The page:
Papua New Guinea smallholder pig farmers have opportunities to increase their participation in the fast-growing and domestic pork market.
In PNG, pigs are associated with wealth and status.
Wherever there is greater wealth or elevated status, pigs and pork consumption will increase proportionally. In general, where there is greater economic activity, there is more demand for pork.
Fueled by the expected rapid expansion of the national economy, the same trend is expected for poultry, goats, sheep and aquaculture.
Pigs have a long history of domestication than other livestock species among indigenous communities, particularly in the highlands provinces.
Pig-keeping is closely attuned to everyday village farming activities, where there are convenient store of surplus or unutilised food, waste garden forage or kitchen scraps, converted into a more-valuable end product.
As such they offer enormous strategic advantage to improving the livelihoods of many rural communities.
The challenges of pig-farming are related to the scale and orientation of production. Smallholder piggeries now have a competitive advantage in realising benefits from recent research advances in improved feeding systems by National Agriculture Research Institute.
Commercially-oriented pig farming is of two major categories;
1. The large scale intensive piggeries such as Rumion Farms Ltd and Boroma Ltd; and
2. Smaller scale, semi-intensive piggeries, which are common throughout the country and may house anywhere from 20 to upwards of 100 pigs.
Even without the advent of recent mining developments, the demand for animal protein is rising and there is a shortage in supply of pork beef and lamb from within the country.
In fact PNG has long been a net importer of meat and milk over the years.
In a recent survey of wholesale and retail outlets in Mt Hagen town, it was noted that imported pork meat cuts of lower quality, such as jowls and tails, were sold at K9.45 to K12.00 per kilo, whereas locally-sourced (Lae) higher quality cuts were priced at K18.50 per kilo (legs) and K26.90 per kilo (fillets).
The current market value of both low and high quality pork meat cuts presents an opportunity for improving local production to cater for domestic demand.
However, the competitive advantages for smallholders need to be properly addressed and one deciding factor is appropriate feed for growing pigs to finish weights suitable for slaughter.
For livestock farming on any scale, the availability of nutritious feed resources, processed, stored, and supplied at sufficient volumes is critical and stands as a major obstacle to improving productivity of small scale piggeries.
Improved use of locally-available feedstuff has been closely investigated by NARI’s researchers for pig and poultry production.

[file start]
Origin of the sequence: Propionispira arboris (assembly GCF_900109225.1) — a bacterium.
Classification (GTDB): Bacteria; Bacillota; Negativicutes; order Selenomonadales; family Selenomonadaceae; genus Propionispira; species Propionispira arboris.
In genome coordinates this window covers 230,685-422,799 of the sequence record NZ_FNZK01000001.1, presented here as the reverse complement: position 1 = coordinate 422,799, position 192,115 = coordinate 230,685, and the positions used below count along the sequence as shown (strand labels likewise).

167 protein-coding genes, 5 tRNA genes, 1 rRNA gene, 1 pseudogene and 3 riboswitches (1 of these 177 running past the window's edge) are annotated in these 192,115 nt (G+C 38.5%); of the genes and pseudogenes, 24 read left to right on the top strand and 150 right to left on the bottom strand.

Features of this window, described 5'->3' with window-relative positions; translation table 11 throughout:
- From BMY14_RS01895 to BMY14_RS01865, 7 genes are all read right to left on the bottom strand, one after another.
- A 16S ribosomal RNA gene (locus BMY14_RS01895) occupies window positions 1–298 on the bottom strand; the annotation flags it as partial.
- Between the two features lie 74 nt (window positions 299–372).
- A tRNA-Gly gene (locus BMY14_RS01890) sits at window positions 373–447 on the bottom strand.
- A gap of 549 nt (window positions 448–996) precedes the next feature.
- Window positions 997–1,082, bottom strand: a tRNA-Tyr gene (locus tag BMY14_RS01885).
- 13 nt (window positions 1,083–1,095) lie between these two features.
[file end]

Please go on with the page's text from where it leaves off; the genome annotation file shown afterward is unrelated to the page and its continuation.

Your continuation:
The most-promising local feed resources are sweet potato, cassava, taro and banana. Equally useful are agro-industrial by-products such as copra meal, palm kernel meal, pyrethrum mark and poultry offal concentrate.
Each of these are very rich in one or two essential nutrients and need to be complemented by other feedstuff to make balanced rations that meet nutrient requirements of productive animals.
Options for processing feed materials include either drying and milling into meals or ensiling as a fermented product.
The latter is more energy-efficient because the forage is processed and stored fresh or with minimal sun drying.
Practicalities of ensiling sweet potato for feeding pigs have been investigated through on-station and on-farm trials.
The technology is now available for further piloting and adoption by smallholder farmers.
Smallholder pig farming has the potential to raise rural farming families from simple subsistence agriculture to active players in the formal market through commercially-oriented farming activities that are economically viable and sustainable.
This adapted sweet potato-pig feeding system requires forage that may be easily sourced from local gardens and markets.
Rural workers can be involved in supplying forage to pig farms, as ensiling or piggery labourers or through providing services such as transport and supply of other needed feed resources and materials.
But this agri-business development process must be facilitated by enabling access to information on application of proven technologies, appropriate farm tools and machinery essential to handle routine feed-processing tasks, and rural credit.
There is also need to support such farms to meet minimum quality and safety standards for them to actively participate in the fast-growing formal meat markets.
Source: newsroom - meattradenewsdaily.co.uk
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